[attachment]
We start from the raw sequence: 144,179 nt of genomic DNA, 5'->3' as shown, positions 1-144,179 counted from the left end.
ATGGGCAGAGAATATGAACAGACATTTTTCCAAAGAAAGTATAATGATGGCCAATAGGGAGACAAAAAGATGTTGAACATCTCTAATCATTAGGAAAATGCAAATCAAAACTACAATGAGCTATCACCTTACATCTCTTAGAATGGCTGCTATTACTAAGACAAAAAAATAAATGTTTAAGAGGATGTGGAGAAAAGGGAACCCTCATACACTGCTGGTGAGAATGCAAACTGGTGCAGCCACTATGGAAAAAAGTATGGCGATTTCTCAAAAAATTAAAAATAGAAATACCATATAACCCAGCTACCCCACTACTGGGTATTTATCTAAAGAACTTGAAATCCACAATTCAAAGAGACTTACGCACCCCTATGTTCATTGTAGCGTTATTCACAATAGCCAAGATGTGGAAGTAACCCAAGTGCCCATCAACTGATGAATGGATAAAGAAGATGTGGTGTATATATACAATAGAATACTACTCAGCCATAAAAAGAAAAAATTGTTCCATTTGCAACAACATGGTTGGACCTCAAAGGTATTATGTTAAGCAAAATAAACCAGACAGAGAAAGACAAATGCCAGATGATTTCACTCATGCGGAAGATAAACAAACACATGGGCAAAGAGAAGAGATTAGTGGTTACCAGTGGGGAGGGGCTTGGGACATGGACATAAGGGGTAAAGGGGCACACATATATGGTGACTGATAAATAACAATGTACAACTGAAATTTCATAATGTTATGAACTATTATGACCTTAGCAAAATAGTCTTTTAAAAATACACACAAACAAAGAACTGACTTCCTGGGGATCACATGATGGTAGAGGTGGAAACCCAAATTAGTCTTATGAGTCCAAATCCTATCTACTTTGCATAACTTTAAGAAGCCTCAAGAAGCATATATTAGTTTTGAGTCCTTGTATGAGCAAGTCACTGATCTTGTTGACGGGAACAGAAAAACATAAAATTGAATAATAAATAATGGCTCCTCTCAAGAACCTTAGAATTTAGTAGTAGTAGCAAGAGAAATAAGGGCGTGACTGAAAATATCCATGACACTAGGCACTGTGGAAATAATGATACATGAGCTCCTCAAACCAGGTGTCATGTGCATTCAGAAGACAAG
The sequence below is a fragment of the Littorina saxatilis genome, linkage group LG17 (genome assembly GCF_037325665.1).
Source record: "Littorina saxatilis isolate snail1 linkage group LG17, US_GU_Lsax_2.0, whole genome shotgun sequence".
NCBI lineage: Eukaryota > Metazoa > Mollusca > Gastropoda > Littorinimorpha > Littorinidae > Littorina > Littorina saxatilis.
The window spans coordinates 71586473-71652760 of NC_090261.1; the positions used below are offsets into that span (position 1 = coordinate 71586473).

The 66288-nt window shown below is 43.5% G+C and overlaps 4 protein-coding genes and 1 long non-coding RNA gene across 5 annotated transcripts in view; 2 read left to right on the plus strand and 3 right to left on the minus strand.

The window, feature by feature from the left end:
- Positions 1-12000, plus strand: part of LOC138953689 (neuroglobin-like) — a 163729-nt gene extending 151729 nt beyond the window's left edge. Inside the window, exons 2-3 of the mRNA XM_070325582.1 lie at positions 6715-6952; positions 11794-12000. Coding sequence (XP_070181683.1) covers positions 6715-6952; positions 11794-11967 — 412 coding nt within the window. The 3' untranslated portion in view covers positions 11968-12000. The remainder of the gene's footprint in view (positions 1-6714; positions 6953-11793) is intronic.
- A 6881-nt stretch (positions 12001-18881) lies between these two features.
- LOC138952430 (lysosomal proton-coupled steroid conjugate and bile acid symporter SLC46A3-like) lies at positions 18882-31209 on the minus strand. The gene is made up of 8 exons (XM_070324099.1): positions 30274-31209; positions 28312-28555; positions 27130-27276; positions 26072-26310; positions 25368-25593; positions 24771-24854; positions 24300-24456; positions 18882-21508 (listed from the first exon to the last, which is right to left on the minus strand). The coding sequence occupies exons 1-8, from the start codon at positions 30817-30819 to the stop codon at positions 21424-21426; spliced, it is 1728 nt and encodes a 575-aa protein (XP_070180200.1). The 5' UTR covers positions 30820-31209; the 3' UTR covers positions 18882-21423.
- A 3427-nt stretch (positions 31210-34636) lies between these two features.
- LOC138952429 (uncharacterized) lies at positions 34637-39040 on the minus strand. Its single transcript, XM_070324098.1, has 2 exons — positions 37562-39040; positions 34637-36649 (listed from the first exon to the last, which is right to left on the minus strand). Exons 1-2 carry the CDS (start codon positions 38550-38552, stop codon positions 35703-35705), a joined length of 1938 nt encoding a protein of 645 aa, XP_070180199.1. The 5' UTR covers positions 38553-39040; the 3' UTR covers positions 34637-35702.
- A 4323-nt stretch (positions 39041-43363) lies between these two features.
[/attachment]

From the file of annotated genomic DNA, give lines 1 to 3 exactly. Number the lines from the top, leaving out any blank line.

We start from the raw sequence: 144,179 nt of genomic DNA, 5'->3' as shown, positions 1-144,179 counted from the left end.
ATGGGCAGAGAATATGAACAGACATTTTTCCAAAGAAAGTATAATGATGGCCAATAGGGAGACAAAAAGATGTTGAACATCTCTAATCATTAGGAAAATGCAAATCAAAACTACAATGAGCTATCACCTTACATCTCTTAGAATGGCTGCTATTACTAAGACAAAAAAATAAATGTTTAAGAGGATGTGGAGAAAAGGGAACCCTCATACACTGCTGGTGAGAATGCAAACTGGTGCAGCCACTATGGAAAAAAGTATGGCGATTTCTCAAAAAATTAAAAATAGAAATACCATATAACCCAGCTACCCCACTACTGGGTATTTATCTAAAGAACTTGAAATCCACAATTCAAAGAGACTTACGCACCCCTATGTTCATTGTAGCGTTATTCACAATAGCCAAGATGTGGAAGTAACCCAAGTGCCCATCAACTGATGAATGGATAAAGAAGATGTGGTGTATATATACAATAGAATACTACTCAGCCATAAAAAGAAAAAATTGTTCCATTTGCAACAACATGGTTGGACCTCAAAGGTATTATGTTAAGCAAAATAAACCAGACAGAGAAAGACAAATGCCAGATGATTTCACTCATGCGGAAGATAAACAAACACATGGGCAAAGAGAAGAGATTAGTGGTTACCAGTGGGGAGGGGCTTGGGACATGGACATAAGGGGTAAAGGGGCACACATATATGGTGACTGATAAATAACAATGTACAACTGAAATTTCATAATGTTATGAACTATTATGACCTTAGCAAAATAGTCTTTTAAAAATACACACAAACAAAGAACTGACTTCCTGGGGATCACATGATGGTAGAGGTGGAAACCCAAATTAGTCTTATGAGTCCAAATCCTATCTACTTTGCATAACTTTAAGAAGCCTCAAGAAGCATATATTAGTTTTGAGTCCTTGTATGAGCAAGTCACTGATCTTGTTGACGGGAACAGAAAAACATAAAATTGAATAATAAATAATGGCTCCTCTCAAGAACCTTAGAATTTAGTAGTAGTAGCAAGAGAAATAAGGGCGTGACTGAAAATATCCATGACACTAGGCACTGTGGAAATAATGATACATGAGCTCCTCAAACCAGGTGTCATGTGCATTCAGAAGACAAG
The sequence below is a fragment of the Littorina saxatilis genome, linkage group LG17 (genome assembly GCF_037325665.1).